Take the 2-minute tour ×
Mathematics Stack Exchange is a question and answer site for people studying math at any level and professionals in related fields. It's 100% free, no registration required.

Let $\mathcal{O}_K$ be the ring of integers of a quadratic extension of $\mathbb{Q}$, and $\alpha$ some nonzero integer. I recently asked why $N(\alpha)=|\mathcal{O}_K/(\alpha)|$, and KcD seemed to imply that there was some approach that led to a set of representatives for $\mathcal{O}_K/(\alpha)$. Greg Martin suggested that $\{0,1,2,…,N(α)−1\}$ would be a complete set of representatives in the Gaussian integer case for $\alpha=a+bi,$ with $(a,b)=1$, though he didn't eludicate why.

By the Chinese remainder theorem it seems sufficient to consider $\alpha$ some prime power. How can one find a set of coset representatives mod $\alpha$?

share|improve this question
Greg did not say those positive integers are a set of representatives in general for cosets of ${\mathbf Z}[i]$. Only when $\alpha$ has relatively prime real and imaginary parts do those integers represent ${\mathbf Z}[i]/(\alpha)$. –  KCd Apr 18 '12 at 17:37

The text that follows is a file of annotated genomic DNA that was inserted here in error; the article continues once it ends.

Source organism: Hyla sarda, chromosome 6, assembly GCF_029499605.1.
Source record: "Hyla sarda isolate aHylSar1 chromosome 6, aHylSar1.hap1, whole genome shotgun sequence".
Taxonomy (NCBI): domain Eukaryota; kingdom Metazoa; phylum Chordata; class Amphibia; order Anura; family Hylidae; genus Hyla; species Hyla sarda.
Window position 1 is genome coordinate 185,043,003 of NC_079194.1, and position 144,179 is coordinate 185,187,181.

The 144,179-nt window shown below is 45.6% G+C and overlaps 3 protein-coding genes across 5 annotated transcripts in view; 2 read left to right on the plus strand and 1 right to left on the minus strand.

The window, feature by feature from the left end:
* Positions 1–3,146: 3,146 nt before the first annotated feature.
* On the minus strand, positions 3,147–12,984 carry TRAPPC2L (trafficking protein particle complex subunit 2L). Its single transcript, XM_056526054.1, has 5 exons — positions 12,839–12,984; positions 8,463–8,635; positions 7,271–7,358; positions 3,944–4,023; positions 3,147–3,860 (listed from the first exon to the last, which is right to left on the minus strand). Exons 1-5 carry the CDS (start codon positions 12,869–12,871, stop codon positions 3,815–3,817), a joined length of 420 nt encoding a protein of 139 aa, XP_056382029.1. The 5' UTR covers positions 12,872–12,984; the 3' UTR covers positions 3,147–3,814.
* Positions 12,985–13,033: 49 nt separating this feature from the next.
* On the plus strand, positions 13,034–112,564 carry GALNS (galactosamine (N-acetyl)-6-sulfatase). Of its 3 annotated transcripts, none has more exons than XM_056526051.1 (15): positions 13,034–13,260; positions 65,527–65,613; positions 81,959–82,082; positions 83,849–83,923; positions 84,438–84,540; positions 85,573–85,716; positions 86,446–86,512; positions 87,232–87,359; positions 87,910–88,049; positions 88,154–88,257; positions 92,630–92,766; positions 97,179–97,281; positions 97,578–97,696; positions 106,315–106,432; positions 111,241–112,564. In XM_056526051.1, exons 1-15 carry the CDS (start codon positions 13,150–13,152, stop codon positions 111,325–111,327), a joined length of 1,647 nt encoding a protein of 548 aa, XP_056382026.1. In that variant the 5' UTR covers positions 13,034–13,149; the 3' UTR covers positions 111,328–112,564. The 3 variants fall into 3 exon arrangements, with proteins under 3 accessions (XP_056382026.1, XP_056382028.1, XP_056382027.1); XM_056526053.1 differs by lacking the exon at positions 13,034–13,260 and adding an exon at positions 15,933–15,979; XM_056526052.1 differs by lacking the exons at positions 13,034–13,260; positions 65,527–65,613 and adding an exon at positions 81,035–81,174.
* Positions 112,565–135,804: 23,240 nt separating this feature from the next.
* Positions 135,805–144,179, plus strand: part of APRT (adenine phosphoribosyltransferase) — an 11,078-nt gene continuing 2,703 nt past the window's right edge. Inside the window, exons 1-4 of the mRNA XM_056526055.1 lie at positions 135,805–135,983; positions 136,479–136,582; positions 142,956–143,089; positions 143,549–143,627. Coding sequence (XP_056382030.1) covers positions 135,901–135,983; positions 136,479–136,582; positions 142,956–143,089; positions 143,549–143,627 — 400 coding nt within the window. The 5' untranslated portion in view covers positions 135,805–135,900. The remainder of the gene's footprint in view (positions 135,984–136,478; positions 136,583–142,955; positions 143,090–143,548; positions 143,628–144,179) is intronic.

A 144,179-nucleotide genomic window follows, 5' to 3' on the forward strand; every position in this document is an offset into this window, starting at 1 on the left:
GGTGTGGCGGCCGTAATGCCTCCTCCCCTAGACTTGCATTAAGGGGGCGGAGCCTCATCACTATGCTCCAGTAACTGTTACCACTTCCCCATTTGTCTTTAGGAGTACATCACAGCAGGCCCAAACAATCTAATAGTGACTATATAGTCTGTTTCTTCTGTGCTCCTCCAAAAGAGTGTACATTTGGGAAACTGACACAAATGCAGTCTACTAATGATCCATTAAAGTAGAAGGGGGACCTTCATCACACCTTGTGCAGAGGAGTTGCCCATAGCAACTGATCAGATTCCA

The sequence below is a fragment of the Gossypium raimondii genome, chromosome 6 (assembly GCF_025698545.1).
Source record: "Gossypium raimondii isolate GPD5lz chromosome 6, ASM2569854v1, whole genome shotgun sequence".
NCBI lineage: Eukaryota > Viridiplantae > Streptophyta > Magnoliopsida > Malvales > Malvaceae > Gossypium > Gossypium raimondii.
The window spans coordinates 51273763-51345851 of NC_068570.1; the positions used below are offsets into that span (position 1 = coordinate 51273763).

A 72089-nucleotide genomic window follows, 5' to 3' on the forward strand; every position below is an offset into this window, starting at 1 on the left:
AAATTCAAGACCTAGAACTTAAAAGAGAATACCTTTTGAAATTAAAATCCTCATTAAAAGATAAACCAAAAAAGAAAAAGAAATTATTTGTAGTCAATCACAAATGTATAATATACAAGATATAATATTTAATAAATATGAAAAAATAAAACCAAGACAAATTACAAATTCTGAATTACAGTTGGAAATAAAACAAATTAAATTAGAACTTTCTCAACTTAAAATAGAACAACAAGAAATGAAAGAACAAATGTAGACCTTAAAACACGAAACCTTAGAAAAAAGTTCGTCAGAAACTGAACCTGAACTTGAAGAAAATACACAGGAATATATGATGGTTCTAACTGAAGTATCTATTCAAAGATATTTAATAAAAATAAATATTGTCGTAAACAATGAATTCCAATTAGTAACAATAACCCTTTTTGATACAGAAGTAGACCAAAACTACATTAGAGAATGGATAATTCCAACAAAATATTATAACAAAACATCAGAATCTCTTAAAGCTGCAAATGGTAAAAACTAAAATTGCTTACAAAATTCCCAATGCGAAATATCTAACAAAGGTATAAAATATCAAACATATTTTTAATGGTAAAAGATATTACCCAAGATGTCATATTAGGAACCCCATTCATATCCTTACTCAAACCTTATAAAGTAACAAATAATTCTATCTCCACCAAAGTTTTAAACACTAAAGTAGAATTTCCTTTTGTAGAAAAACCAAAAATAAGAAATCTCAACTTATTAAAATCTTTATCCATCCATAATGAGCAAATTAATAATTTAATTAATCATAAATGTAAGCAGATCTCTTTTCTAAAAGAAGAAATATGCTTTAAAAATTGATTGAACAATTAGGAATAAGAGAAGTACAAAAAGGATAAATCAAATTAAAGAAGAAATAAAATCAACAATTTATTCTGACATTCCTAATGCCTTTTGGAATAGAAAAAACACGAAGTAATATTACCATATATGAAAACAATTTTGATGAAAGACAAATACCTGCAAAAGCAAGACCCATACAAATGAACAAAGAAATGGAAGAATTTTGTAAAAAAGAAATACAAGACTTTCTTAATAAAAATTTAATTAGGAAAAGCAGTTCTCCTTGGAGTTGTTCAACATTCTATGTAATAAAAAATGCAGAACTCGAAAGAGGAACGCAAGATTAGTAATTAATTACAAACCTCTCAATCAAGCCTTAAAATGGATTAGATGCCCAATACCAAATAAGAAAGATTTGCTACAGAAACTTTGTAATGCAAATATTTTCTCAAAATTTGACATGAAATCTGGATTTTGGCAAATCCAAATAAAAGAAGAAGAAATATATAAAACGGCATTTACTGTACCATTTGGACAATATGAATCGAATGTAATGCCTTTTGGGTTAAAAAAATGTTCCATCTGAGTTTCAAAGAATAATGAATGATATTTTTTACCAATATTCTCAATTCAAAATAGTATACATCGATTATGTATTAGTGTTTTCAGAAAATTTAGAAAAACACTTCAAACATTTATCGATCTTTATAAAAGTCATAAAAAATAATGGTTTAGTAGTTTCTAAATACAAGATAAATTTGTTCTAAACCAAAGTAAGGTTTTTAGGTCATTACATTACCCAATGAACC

Thanks, I've fixed it. –  Eric Gregor Apr 18 '12 at 17:56
add comment

1 Answer

up vote 2 down vote accepted

In the quadratic case there is a well-known test for showing that a module is an ideal, e.g. see section 2.3 for Lemmermeyer's notes. Then writing the ideal as a $\mathbb Z$-module in Hermite normal form makes the norm obvious - see below. For complete details in the higher degree case see the discussion on Hermite and Smith normal forms in Henri Cohen's A Course in Computational Number Theory.

enter image description here

share|improve this answer
Excellent, thank you. –  Eric Gregor Apr 18 '12 at 22:57
add comment

Your Answer


By posting your answer, you agree to the privacy policy and terms of service.

Not the answer you're looking for? Browse other questions tagged or ask your own question.